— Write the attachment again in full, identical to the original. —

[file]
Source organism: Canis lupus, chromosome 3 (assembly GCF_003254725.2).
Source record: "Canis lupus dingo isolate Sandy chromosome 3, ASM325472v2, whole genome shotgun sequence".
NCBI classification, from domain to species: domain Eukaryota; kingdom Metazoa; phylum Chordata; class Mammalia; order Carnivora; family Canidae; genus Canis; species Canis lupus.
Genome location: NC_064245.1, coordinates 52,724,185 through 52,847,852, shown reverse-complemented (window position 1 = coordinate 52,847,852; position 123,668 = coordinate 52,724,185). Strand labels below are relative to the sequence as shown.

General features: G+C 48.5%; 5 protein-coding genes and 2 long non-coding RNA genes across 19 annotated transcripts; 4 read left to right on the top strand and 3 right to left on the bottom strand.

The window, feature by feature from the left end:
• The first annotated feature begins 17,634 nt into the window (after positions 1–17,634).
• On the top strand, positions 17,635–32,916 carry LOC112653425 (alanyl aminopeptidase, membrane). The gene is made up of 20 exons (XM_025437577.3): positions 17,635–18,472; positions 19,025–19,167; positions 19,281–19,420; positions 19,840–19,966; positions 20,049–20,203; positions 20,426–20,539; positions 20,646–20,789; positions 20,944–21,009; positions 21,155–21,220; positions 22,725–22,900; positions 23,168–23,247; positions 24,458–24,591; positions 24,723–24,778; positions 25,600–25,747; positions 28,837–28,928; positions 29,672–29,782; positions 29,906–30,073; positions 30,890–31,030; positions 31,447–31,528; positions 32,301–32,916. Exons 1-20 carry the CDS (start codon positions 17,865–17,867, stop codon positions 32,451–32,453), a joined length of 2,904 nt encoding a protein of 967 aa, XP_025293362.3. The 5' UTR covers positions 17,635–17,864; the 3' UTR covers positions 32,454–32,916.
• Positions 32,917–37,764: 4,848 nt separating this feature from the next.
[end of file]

Source organism: Canis lupus, chromosome 3 (assembly GCF_003254725.2).
Source record: "Canis lupus dingo isolate Sandy chromosome 3, ASM325472v2, whole genome shotgun sequence".
NCBI classification, from domain to species: domain Eukaryota; kingdom Metazoa; phylum Chordata; class Mammalia; order Carnivora; family Canidae; genus Canis; species Canis lupus.
Genome location: NC_064245.1, coordinates 52,724,185 through 52,847,852, shown reverse-complemented (window position 1 = coordinate 52,847,852; position 123,668 = coordinate 52,724,185). Strand labels below are relative to the sequence as shown.

General features: G+C 48.5%; 5 protein-coding genes and 2 long non-coding RNA genes across 19 annotated transcripts; 4 read left to right on the top strand and 3 right to left on the bottom strand.

The window, feature by feature from the left end:
• The first annotated feature begins 17,634 nt into the window (after positions 1–17,634).
• On the top strand, positions 17,635–32,916 carry LOC112653425 (alanyl aminopeptidase, membrane). The gene is made up of 20 exons (XM_025437577.3): positions 17,635–18,472; positions 19,025–19,167; positions 19,281–19,420; positions 19,840–19,966; positions 20,049–20,203; positions 20,426–20,539; positions 20,646–20,789; positions 20,944–21,009; positions 21,155–21,220; positions 22,725–22,900; positions 23,168–23,247; positions 24,458–24,591; positions 24,723–24,778; positions 25,600–25,747; positions 28,837–28,928; positions 29,672–29,782; positions 29,906–30,073; positions 30,890–31,030; positions 31,447–31,528; positions 32,301–32,916. Exons 1-20 carry the CDS (start codon positions 17,865–17,867, stop codon positions 32,451–32,453), a joined length of 2,904 nt encoding a protein of 967 aa, XP_025293362.3. The 5' UTR covers positions 17,635–17,864; the 3' UTR covers positions 32,454–32,916.
• Positions 32,917–37,764: 4,848 nt separating this feature from the next.